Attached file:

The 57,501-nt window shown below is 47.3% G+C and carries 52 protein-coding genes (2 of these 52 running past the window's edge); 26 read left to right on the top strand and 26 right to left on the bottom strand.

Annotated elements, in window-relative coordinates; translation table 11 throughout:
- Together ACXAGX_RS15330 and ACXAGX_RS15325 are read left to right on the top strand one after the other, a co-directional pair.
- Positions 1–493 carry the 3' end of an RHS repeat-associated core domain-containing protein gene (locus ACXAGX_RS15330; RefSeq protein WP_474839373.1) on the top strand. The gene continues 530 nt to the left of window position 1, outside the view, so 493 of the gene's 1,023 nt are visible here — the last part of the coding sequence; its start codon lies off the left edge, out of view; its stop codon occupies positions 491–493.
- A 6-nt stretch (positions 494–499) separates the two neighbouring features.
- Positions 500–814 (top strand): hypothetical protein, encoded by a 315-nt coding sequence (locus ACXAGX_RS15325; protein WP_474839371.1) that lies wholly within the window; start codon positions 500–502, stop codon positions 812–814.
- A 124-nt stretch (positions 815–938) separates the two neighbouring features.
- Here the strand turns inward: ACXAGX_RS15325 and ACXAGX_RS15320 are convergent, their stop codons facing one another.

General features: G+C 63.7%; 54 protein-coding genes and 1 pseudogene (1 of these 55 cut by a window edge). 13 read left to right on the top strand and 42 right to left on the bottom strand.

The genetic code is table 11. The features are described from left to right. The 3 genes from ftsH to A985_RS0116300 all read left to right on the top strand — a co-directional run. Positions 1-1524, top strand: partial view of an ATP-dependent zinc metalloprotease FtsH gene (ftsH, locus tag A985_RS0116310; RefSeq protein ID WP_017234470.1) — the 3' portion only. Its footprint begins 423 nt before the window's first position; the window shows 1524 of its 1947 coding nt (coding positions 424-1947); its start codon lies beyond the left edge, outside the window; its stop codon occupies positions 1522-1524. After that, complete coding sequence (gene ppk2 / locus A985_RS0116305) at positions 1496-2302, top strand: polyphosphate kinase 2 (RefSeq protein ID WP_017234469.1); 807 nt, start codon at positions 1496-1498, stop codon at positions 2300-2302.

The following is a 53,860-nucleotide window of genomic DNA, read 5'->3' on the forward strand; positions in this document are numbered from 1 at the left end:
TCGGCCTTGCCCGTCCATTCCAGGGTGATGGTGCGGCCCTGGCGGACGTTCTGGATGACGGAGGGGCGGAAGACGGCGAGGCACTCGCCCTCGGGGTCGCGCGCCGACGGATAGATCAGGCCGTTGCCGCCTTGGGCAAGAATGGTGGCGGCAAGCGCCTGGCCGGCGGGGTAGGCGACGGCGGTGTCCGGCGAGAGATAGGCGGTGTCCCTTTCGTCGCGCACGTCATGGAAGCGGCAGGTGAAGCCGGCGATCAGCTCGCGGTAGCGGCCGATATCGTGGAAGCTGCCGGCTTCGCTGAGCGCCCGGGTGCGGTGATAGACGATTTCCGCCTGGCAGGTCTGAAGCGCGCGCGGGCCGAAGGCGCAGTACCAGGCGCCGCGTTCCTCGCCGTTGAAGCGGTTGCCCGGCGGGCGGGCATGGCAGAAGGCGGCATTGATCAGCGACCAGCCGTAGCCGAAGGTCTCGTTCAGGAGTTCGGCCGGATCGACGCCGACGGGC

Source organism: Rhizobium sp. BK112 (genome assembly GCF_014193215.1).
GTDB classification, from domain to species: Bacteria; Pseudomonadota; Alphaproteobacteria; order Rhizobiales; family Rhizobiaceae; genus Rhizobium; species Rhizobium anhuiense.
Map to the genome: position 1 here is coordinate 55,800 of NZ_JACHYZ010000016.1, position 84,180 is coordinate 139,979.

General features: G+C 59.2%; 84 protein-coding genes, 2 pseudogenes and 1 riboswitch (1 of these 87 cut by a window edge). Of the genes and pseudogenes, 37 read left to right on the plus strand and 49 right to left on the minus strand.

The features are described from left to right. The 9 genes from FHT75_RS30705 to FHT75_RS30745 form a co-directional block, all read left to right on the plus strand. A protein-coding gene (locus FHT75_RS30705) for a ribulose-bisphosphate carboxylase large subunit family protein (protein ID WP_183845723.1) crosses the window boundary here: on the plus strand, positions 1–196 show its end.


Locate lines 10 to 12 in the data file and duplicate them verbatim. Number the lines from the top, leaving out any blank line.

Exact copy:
The genetic code is table 11. The features are described from left to right. The 3 genes from ftsH to A985_RS0116300 all read left to right on the top strand — a co-directional run. Positions 1-1524, top strand: partial view of an ATP-dependent zinc metalloprotease FtsH gene (ftsH, locus tag A985_RS0116310; RefSeq protein ID WP_017234470.1) — the 3' portion only. Its footprint begins 423 nt before the window's first position; the window shows 1524 of its 1947 coding nt (coding positions 424-1947); its start codon lies beyond the left edge, outside the window; its stop codon occupies positions 1522-1524. After that, complete coding sequence (gene ppk2 / locus A985_RS0116305) at positions 1496-2302, top strand: polyphosphate kinase 2 (RefSeq protein ID WP_017234469.1); 807 nt, start codon at positions 1496-1498, stop codon at positions 2300-2302.

The following is a 53,860-nucleotide window of genomic DNA, read 5'->3' on the forward strand; positions in this document are numbered from 1 at the left end:
TCGGCCTTGCCCGTCCATTCCAGGGTGATGGTGCGGCCCTGGCGGACGTTCTGGATGACGGAGGGGCGGAAGACGGCGAGGCACTCGCCCTCGGGGTCGCGCGCCGACGGATAGATCAGGCCGTTGCCGCCTTGGGCAAGAATGGTGGCGGCAAGCGCCTGGCCGGCGGGGTAGGCGACGGCGGTGTCCGGCGAGAGATAGGCGGTGTCCCTTTCGTCGCGCACGTCATGGAAGCGGCAGGTGAAGCCGGCGATCAGCTCGCGGTAGCGGCCGATATCGTGGAAGCTGCCGGCTTCGCTGAGCGCCCGGGTGCGGTGATAGACGATTTCCGCCTGGCAGGTCTGAAGCGCGCGCGGGCCGAAGGCGCAGTACCAGGCGCCGCGTTCCTCGCCGTTGAAGCGGTTGCCCGGCGGGCGGGCATGGCAGAAGGCGGCATTGATCAGCGACCAGCCGTAGCCGAAGGTCTCGTTCAGGAGTTCGGCCGGATCGACGCCGACGGGC